Fifty out of 50: That’s where the Charlotte area ranked in Harvard economist Raj Chetty’s influential 2014 study of economic mobility. By now, that headline finding is well-known. It’s spawned task forces and soul-searching in Charlotte for half a decade, as leaders seek a way to change the city’s dynamic and increase upward mobility. So, it’s hard to move from the bottom to the top. But what about other, less dramatic moves that can still vastly improve a person’s circumstances - say, from the lowest one-fifth of the ladder to the middle fifth?
As cities continue to grow and thrive, with downtowns reviving and old neighborhoods being redeveloped, is their future still really in the suburbs? That's what one advocate said this week at a real estate forum, provoking debate about growth, transit and sprawl.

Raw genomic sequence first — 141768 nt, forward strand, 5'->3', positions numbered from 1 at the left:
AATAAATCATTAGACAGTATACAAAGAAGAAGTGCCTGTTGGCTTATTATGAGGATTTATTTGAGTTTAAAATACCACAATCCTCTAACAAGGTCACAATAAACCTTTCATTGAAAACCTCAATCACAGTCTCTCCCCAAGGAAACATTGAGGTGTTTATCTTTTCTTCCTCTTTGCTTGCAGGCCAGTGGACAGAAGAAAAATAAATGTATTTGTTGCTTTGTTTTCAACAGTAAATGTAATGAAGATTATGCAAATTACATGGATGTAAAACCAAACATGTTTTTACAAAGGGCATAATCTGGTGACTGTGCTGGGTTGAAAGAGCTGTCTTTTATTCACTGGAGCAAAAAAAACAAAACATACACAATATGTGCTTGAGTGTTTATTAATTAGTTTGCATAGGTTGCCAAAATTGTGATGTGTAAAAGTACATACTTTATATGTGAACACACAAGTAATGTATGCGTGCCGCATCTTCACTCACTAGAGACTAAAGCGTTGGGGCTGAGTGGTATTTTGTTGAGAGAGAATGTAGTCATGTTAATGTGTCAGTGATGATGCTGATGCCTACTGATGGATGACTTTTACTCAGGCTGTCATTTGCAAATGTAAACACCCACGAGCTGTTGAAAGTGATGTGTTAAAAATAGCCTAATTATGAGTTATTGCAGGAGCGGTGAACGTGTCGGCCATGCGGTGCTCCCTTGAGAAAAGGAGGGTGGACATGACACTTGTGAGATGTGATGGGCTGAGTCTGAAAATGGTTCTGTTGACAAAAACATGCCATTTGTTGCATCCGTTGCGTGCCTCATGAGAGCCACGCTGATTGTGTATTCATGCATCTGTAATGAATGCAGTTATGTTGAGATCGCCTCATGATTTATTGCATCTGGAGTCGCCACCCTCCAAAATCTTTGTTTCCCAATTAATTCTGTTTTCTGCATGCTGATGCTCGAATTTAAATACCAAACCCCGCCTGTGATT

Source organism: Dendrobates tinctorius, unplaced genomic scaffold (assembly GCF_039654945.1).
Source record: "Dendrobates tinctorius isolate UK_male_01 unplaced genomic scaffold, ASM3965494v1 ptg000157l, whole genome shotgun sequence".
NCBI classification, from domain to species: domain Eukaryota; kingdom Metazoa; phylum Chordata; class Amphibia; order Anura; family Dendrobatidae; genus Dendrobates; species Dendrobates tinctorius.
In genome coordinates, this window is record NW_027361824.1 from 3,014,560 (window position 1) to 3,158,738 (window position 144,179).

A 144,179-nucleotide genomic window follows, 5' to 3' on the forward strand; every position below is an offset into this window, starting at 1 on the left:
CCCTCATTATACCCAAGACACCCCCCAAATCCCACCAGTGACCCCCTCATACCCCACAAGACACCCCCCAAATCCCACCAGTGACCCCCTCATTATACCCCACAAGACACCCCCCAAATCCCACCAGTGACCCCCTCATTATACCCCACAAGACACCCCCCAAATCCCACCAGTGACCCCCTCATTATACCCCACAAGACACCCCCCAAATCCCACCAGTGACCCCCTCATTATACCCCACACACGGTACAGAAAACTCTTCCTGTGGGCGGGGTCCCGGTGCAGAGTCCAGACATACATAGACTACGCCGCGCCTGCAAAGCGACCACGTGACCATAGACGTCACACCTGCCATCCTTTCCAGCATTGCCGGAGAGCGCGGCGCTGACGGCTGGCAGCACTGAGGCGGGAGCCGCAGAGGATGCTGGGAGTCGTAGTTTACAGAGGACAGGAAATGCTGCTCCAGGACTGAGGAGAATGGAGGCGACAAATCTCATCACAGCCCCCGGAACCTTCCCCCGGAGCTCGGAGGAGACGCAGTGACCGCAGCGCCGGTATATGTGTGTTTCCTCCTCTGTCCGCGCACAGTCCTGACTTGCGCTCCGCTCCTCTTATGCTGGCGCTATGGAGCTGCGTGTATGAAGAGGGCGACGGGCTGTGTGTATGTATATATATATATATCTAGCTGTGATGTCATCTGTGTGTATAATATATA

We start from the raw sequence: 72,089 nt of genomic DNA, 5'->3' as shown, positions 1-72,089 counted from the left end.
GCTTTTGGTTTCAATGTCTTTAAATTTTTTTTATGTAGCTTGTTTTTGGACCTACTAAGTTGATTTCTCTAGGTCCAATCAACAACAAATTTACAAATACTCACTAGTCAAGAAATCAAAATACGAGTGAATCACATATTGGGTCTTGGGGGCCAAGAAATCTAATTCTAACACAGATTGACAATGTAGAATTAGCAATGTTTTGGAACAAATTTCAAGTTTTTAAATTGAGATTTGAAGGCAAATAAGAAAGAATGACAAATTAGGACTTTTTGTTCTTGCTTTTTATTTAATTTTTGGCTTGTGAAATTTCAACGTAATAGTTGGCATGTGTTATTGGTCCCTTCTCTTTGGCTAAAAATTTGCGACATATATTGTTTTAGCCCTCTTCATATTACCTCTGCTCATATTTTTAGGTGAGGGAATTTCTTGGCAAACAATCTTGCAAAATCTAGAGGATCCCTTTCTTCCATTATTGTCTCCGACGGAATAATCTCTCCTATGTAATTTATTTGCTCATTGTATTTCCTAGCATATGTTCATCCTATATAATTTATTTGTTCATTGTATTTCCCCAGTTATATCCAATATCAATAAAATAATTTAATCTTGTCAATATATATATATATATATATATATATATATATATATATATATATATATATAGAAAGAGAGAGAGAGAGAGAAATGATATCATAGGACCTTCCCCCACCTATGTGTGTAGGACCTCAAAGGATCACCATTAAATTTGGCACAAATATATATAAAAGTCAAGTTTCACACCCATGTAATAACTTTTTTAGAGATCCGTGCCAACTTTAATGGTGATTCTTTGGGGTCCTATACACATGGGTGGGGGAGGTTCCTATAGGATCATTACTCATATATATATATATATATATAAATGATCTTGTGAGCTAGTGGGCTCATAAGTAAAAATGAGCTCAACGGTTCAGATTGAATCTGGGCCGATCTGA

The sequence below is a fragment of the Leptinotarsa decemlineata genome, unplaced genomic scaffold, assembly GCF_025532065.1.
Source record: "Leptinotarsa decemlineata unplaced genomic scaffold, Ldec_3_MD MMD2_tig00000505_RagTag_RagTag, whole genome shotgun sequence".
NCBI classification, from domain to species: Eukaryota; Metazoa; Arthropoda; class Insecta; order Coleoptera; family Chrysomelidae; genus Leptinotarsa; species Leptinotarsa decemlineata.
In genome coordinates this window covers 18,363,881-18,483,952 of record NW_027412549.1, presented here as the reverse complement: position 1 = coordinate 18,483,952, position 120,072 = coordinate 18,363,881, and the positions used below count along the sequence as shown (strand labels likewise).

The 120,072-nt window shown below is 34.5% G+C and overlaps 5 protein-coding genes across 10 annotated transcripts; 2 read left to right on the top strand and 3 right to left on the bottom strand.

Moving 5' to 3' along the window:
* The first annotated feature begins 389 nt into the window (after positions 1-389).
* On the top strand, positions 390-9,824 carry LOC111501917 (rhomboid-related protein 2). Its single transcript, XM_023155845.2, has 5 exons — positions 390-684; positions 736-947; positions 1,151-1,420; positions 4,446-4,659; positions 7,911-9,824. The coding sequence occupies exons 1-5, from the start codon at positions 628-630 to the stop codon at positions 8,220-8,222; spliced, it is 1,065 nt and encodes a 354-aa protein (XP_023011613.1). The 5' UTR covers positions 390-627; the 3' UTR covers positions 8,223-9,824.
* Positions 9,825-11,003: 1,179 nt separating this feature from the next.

As more people buy homes and rent apartments in fast-growing South Carolina communities on the outskirts of Charlotte, officials increasingly are taking a stand: New development must help pay for schools, law enforcement, fire protection and parks.